Neal Boulton is reportedly orgasmic. The editor of a magazine for gays and a website for bis signed a book deal (with an agent) and claims to be drowning in reality show offers following a profile in Page Six Magazine. Everyone wants to screw and/or sign the sexual libtertine, supposedly, because of his oh-so-exciting and freewheeling life. But all indications are that his most famous antics were manufactured in the press. Take his alleged macking with Rolling Stone Jann Wenner, for example, Boulton's claim to "pansexual" fame.
Page Six first reported on Boulton and Wenner last year — that they were running around town together and making out in front of the Time Warner Center. But Wenner denied, and we heard the gossp was all manufactured by Boulton himself — a "weird press play by Neal." Which no one at the time understood. "What motivation would Boulton actually have for this?" a commenter asked.
But Boulton, not at all shy about emailing bloggers, or being quoted, somehow stayed in the news. An "irate lady source" in February sent Queerty two remarkably well-photographed and posed shots of Boulton nuzzled up to her model-perfect body (including the one at top). Boulton protested, probably a bit too much, without actually denying he had sexed the vixen. Did he send, or arrange to have sent, the tell-all email from his statuesque "lover?"
As time went on, Boulton started making direct appeals. In July he sent us a bizarre letter advising women not to flatter themselves that he might be hitting on them in bars, because he's just being friendly. Then we got seemingly random emails from supposed women admirers trying to get in touch with Boulton, and from people claiming to see him leaving MTV's offices (that was him, he merrily confirmed for us, in talks about a pilot, which we never heard about again).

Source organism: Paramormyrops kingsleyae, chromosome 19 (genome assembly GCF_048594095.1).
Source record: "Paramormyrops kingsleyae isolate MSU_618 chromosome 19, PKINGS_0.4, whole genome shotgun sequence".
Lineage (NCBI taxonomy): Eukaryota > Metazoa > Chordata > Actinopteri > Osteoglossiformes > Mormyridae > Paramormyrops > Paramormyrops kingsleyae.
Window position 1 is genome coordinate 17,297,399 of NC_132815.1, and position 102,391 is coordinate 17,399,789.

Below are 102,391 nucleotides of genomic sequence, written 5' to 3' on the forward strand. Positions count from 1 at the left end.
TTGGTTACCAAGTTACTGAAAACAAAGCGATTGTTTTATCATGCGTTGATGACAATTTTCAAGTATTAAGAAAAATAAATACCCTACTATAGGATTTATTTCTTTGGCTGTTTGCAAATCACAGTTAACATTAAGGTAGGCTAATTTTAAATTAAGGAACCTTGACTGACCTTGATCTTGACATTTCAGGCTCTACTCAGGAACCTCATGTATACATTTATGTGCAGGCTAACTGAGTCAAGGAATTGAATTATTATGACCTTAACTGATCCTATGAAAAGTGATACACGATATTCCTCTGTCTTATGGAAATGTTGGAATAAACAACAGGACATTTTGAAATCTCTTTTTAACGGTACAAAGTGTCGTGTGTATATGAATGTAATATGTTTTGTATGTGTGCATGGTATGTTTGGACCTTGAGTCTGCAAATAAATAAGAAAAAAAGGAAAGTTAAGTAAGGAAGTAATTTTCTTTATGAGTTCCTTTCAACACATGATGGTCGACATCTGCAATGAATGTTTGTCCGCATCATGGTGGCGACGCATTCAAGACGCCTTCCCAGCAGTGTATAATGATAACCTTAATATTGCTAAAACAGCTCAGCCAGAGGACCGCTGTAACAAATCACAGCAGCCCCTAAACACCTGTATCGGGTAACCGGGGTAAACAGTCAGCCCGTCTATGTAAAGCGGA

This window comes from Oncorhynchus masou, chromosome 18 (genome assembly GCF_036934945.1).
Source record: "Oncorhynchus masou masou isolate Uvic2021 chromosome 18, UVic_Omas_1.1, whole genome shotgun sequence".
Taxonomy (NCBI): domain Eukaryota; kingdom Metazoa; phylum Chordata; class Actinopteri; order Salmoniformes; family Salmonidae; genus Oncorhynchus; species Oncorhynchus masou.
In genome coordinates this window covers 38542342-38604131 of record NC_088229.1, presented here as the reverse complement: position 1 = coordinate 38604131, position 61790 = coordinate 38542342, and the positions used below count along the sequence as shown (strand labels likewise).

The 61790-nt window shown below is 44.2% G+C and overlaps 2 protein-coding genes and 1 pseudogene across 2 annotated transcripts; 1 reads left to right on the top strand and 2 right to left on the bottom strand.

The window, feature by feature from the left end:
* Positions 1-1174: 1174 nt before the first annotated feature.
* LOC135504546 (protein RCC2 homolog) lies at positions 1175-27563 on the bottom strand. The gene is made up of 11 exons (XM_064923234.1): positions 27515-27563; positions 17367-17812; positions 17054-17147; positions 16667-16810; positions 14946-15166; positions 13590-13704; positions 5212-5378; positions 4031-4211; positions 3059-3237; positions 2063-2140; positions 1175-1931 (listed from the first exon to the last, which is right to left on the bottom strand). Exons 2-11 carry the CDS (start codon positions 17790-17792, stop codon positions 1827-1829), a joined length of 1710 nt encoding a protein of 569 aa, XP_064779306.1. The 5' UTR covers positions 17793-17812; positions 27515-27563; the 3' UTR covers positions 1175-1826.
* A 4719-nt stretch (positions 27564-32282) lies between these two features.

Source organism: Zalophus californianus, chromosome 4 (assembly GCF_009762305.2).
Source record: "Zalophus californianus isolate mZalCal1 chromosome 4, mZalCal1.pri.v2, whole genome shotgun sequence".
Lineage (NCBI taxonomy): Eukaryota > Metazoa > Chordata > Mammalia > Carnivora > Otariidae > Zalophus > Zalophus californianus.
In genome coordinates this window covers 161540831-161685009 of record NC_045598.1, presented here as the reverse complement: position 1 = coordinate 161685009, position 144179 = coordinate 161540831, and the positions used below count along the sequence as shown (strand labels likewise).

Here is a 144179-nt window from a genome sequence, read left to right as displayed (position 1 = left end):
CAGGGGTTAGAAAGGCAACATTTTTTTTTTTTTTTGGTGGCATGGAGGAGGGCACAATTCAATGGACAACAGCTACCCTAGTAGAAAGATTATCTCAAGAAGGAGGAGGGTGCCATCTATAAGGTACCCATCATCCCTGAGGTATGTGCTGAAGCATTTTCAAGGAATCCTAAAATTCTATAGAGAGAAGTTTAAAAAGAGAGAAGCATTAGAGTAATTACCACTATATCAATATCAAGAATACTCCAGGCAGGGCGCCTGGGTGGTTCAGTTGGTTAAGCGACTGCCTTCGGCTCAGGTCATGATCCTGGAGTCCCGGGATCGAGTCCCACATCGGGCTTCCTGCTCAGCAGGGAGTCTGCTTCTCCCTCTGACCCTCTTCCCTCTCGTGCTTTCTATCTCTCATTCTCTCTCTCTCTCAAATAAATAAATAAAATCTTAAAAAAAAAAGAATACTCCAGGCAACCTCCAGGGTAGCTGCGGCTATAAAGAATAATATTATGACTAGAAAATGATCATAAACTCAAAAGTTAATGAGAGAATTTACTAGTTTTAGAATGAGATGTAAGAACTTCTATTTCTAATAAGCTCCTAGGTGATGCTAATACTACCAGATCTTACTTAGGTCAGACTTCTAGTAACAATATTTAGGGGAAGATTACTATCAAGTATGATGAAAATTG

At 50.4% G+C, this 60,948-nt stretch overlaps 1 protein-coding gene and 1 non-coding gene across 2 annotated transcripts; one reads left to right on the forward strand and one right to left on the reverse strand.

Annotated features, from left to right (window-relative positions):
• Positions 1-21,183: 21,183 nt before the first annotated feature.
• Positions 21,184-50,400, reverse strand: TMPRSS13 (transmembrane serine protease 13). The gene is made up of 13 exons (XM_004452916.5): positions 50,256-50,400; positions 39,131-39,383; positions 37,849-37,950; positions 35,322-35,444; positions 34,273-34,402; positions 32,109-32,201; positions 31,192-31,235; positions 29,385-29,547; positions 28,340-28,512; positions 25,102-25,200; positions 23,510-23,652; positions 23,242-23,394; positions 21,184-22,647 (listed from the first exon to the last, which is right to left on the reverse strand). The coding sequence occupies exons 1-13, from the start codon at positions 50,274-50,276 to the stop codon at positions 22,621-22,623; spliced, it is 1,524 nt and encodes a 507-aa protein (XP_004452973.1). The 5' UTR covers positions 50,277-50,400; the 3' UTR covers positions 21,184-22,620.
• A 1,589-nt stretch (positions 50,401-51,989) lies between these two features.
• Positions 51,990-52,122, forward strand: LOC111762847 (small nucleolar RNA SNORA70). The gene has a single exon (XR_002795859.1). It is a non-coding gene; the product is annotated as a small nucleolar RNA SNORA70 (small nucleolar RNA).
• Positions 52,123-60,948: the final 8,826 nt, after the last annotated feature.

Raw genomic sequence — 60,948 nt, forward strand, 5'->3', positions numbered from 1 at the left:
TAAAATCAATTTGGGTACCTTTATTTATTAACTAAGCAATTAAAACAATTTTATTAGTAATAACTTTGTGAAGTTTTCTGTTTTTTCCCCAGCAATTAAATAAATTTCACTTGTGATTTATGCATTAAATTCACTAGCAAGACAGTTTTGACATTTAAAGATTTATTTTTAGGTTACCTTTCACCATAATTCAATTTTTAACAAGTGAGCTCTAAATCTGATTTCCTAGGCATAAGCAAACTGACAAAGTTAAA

And now, with the book agent deal and the purported reality show, we finally see (duh) what motivation the Genre editor might have for whipping up interest in his WILD and CRAZY "pansexual" lifestyle, "pansexual" being a pointless synonym for "bisexual," presumably plastered on Boulton's website because it sounds sexier and more marketable than the latter.
The endgame is familiar to any fameball, straight out of the Julia Allison playbook: Reality show, book, internet startup. A pedestrian play rooted in already-pedestrian notions of sexual decadence and roleplaying. Neal Boulton, you're boring us.